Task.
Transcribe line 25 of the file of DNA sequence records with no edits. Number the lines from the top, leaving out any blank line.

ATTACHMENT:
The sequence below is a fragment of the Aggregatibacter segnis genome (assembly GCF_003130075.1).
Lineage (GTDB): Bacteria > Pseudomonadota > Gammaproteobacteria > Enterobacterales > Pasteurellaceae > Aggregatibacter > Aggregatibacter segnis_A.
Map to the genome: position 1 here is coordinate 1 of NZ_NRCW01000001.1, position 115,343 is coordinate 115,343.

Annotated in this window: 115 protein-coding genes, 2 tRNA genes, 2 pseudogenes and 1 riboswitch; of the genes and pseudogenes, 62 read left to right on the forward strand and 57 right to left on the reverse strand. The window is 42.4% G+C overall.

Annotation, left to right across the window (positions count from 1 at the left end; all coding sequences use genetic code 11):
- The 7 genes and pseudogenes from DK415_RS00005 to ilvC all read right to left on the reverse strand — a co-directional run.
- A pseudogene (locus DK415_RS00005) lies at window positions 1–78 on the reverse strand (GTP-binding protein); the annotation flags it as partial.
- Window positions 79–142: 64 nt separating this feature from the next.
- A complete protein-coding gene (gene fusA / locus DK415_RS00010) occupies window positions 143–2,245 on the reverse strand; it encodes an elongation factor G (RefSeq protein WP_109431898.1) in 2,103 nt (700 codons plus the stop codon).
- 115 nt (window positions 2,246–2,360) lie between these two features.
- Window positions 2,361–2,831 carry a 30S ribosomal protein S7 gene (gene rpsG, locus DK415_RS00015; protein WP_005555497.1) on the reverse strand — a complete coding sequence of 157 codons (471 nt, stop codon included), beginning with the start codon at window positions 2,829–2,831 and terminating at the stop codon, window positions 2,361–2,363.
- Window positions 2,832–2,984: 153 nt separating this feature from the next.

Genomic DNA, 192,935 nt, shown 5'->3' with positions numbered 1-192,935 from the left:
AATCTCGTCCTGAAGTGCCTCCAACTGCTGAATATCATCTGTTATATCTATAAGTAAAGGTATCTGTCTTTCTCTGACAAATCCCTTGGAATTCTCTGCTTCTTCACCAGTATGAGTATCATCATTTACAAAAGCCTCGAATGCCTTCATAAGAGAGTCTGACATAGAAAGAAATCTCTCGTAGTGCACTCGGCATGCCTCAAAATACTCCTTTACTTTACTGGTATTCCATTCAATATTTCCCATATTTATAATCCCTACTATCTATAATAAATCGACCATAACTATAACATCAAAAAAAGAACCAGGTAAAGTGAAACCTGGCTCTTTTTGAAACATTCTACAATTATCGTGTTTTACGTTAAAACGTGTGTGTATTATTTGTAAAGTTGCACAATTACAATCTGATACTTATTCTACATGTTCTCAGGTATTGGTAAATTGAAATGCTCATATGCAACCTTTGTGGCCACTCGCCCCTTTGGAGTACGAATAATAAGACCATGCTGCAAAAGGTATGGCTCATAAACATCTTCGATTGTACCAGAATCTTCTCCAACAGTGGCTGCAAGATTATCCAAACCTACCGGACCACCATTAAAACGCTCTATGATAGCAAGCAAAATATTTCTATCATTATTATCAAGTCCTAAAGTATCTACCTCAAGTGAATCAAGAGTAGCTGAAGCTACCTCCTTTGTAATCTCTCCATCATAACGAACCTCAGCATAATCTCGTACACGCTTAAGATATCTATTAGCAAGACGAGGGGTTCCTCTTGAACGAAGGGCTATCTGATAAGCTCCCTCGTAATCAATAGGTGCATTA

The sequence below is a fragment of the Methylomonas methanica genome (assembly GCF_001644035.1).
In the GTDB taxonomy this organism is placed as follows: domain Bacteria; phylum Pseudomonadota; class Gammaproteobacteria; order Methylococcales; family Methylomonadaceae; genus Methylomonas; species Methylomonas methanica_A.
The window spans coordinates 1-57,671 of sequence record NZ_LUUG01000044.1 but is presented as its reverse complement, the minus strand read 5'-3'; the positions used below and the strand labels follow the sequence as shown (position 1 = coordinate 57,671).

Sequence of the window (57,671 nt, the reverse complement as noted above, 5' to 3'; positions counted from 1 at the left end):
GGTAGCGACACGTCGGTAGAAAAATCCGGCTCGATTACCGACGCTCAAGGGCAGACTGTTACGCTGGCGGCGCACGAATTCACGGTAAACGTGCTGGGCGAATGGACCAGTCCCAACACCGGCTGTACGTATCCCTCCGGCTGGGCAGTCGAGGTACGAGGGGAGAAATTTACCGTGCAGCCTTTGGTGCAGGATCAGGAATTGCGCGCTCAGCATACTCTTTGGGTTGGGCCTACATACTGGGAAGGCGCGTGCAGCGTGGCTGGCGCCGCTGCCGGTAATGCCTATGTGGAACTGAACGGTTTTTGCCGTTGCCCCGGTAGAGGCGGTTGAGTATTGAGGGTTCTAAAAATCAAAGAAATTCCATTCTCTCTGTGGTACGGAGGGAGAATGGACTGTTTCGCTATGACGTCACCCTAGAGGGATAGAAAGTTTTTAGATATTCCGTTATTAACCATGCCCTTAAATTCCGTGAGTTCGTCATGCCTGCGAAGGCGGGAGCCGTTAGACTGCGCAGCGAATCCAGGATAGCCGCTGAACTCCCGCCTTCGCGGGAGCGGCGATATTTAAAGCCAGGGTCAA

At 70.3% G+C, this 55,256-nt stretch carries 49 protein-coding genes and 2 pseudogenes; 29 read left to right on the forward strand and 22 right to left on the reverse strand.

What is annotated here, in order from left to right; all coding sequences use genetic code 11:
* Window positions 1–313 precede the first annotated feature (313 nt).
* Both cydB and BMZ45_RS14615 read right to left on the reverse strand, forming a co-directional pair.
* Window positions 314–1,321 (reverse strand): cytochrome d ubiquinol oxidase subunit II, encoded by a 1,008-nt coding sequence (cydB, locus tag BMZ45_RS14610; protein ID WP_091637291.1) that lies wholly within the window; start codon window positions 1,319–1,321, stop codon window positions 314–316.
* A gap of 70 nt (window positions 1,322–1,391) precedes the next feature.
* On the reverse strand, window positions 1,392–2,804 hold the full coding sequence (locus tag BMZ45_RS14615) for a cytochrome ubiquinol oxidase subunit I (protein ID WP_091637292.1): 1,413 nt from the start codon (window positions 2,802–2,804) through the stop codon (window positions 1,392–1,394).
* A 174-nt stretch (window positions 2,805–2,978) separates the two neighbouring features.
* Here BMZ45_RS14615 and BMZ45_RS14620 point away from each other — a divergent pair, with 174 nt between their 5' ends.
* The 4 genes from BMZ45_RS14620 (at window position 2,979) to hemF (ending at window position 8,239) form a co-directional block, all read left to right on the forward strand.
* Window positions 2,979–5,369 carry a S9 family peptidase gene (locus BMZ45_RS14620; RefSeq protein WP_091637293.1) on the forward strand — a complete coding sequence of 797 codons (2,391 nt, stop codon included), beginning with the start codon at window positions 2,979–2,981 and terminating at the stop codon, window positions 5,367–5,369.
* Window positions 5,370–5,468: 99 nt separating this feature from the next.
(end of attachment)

* A gap of 70 nt (window positions 1,322–1,391) precedes the next feature.